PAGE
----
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NBA AM: Will The Players Accept The Deal?
Posted By Steve Kyler On November 11, 2011 @ 8:51 am In All,Main Page,NBA | No Comments
Before we get too far into the results of last night’s meeting in New York, from all of us here at HOOPSWORLD we want wish a happy Veterans Day to all of the men and women who have donned the uniform of our armed services who have fought to protect our nation. Thank you for your service.
The End Is Here: It took 133 days, but we have arrived at the moment of truth. The NBA has made its best and final offer and the NBA Players’ Association will now take that offer to their constituents.
“We don’t expect them to love every aspect of our revised proposal,” NBA Commissioner David Stern conceded. “I would say that there are many teams that don’t like every aspect of our revised proposal.
“We have made our revised proposal,” Stern said, “and we’re not planning to make another one… we moved as far as we could and now we’re at where we’re at.”
“There comes a time when you have to be through negotiating,” Stern said, “and we are.”
The NBA and its Players spend the better part of 30 hours negotiating the finer points of the league’s latest offer and emerged without a handshake agreement, leaving the future of the NBA hanging in the balance.
The NBA’s offer which has drawn criticism from both the Owners’ side and the Players’ side may be a tough deal to get approved, but David Stern believes he has the votes on his side to ratify a labor deal if the Players agree to the terms.
“I am optimistic owners will approve it if the players approve it and I await their response. We’ve done our best.”
The NBA Players’ Association director Billy Hunter said last night that the NBPA will gather their 30 team representatives in New York on Monday or Tuesday to review the League’s final offer.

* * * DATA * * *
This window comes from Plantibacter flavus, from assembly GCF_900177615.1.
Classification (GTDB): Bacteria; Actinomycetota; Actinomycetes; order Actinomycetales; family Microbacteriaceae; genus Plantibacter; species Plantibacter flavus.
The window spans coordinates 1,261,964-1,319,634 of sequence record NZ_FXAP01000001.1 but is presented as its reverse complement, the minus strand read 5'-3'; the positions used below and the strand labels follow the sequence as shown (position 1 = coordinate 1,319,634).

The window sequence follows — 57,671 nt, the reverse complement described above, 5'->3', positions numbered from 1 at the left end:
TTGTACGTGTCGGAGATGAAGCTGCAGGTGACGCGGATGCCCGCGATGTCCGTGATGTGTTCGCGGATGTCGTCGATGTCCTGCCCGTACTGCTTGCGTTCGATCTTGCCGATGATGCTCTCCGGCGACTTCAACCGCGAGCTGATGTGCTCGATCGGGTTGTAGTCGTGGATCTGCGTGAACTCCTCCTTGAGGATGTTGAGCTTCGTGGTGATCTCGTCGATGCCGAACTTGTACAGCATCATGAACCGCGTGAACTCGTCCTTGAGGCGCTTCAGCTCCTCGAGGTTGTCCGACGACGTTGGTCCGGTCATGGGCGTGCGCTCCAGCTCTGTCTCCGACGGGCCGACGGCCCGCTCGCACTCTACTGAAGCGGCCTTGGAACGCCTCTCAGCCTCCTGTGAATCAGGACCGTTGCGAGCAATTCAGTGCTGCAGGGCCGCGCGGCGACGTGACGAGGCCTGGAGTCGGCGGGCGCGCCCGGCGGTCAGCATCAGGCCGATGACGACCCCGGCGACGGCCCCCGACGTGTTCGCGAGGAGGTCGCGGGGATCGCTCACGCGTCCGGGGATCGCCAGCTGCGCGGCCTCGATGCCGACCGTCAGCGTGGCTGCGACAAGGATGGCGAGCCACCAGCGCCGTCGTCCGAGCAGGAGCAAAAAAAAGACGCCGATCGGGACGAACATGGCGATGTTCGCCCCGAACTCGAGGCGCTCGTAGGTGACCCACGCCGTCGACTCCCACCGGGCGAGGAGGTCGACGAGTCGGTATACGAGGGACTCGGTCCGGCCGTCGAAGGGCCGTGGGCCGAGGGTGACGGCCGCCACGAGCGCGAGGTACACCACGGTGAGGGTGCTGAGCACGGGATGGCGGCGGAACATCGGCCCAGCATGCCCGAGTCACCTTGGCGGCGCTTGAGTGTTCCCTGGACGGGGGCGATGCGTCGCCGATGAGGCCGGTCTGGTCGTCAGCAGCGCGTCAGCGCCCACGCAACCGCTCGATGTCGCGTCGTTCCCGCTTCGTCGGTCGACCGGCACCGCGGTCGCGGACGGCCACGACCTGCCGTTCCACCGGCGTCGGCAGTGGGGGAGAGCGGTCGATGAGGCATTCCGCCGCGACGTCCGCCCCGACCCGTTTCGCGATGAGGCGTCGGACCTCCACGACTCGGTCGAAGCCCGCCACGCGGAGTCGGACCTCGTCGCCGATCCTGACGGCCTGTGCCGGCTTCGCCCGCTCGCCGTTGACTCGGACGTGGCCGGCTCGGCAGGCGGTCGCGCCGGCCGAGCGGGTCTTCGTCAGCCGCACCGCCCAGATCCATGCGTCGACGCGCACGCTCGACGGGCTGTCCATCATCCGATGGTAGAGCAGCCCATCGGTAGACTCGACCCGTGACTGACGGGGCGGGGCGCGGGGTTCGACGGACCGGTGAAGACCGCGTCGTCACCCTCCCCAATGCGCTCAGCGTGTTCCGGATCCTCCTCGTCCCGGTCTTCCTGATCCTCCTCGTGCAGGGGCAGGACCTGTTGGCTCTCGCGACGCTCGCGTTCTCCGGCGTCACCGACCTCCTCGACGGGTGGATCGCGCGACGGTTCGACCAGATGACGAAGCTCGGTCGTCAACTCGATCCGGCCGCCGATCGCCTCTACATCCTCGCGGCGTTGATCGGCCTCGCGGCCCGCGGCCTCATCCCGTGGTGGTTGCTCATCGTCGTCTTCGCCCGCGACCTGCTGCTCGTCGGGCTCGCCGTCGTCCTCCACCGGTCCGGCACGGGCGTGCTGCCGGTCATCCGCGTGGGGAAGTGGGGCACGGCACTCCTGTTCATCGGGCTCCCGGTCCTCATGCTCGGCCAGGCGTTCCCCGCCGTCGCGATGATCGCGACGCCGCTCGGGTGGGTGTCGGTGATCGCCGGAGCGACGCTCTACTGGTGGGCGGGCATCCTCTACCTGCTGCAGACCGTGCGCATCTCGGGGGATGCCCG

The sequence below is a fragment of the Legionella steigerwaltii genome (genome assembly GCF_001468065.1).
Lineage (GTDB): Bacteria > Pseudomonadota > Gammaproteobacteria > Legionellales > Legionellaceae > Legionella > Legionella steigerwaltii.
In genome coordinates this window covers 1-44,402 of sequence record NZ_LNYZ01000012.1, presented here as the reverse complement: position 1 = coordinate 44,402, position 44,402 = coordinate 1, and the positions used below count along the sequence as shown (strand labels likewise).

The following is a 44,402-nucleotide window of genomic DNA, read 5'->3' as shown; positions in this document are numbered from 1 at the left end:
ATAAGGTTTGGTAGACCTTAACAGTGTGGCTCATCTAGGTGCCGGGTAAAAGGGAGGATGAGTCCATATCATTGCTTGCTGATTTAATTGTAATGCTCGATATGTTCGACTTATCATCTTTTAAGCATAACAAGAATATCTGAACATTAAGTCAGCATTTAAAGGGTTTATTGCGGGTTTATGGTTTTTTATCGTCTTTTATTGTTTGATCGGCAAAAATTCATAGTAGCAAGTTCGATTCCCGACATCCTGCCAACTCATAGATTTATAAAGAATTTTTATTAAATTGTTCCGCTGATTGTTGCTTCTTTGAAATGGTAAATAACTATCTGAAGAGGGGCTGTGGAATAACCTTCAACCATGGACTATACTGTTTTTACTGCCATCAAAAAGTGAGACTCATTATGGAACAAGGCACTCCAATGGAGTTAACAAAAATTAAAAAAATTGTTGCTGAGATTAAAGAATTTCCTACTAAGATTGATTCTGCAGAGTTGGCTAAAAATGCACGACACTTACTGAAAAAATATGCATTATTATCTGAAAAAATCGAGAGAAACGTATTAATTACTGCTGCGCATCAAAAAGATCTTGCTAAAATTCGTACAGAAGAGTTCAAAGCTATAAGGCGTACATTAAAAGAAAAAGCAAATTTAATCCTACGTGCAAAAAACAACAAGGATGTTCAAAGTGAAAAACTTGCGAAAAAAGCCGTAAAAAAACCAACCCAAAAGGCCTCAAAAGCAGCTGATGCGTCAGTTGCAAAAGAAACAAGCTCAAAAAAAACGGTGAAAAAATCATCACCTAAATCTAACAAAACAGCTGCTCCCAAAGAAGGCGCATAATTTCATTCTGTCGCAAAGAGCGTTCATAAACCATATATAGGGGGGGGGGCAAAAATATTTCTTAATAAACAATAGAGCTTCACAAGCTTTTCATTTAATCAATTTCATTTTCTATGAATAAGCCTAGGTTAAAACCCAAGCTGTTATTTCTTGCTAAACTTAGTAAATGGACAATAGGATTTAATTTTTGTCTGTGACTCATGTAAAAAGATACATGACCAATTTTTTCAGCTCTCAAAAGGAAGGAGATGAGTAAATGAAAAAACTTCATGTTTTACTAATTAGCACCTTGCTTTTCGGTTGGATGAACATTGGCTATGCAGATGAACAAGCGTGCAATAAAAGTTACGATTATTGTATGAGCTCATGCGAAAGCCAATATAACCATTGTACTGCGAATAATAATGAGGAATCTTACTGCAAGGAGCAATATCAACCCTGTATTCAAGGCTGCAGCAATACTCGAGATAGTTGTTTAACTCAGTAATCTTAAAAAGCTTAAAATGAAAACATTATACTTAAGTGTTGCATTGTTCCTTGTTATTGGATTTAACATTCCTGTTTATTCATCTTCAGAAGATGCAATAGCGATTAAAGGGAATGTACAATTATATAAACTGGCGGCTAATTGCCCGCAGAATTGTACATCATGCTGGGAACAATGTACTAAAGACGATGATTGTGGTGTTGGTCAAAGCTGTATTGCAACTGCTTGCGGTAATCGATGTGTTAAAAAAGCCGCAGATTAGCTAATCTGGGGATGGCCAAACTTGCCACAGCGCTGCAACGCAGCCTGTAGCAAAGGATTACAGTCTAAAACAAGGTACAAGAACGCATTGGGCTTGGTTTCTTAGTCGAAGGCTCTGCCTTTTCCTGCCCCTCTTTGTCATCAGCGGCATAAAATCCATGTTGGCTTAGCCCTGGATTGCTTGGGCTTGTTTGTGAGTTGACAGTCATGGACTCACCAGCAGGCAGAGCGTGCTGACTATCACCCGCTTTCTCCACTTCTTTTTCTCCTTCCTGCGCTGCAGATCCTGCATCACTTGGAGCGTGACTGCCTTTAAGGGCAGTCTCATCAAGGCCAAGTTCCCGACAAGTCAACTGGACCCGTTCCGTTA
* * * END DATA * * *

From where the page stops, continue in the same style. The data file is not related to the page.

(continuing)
“It’s not the greatest proposal in the world … but I have an obligation to at least present it to our membership,” Hunter said. “And so that’s what we’re going to do. We’ve got members of our executive board standing behind us, and they all agreed that we needed to sit down and discuss it with all of the reps and collectively decide what it is we should do.”
The NBA did not move off their initial deal points too significantly, but did tweak some areas of concerns for the Players. The initial response to the new revised offer was not good.
The owners agreed to increase the mid-level salary cap exception for luxury tax-paying teams to three-year deals starting at $3 million. The exception under the initial offer was for two years starting at $2.5 million. The “mini-mid-level” as its being called would be available every other year for teams above the tax threshold.
The owners also agreed to make sign-and-trade transactions available to tax-paying teams with certain restrictions.
There was minor movement on the luxury tax “cliff” that rewards teams that stay under the luxury tax.
The repeater tax for teams that go above the tax threshold three times in five-year period was also adjusted, but not by much according to sources close to the process.
In all the deal looks like this:
- The biannual exception will be available only to non-taxpaying teams. The NBA will allow sign-and-trade deals for tax paying teams, on a limited and restricted basis.
- Extend-and-trade deals, such as the one signed by Carmelo Anthony last season, will be prohibited.
- The mid-level exception will be set at $5 million for non-taxpaying teams, with a maximum length between three and four years (alternating annually). The value of the exception will grow by 3 percent annually, starting in Year 3. The Mid-Level would not be available to a team if its use would push them into luxury tax.
- The mini mid-level exception will be set at $3 million for taxpaying teams, with a maximum length of three years, and cannot be used in consecutive years. Its value will also grow at 3 percent annually.
- A 10 percent escrow tax will be withheld from player salaries, to ensure that player earnings do not exceed 50 percent of league revenues. An additional withholding will be applied in Year 1 “to account for business uncertainty” stemming from the lockout.
- Maximum contract lengths will be five years for “Bird” free agents and four years for others.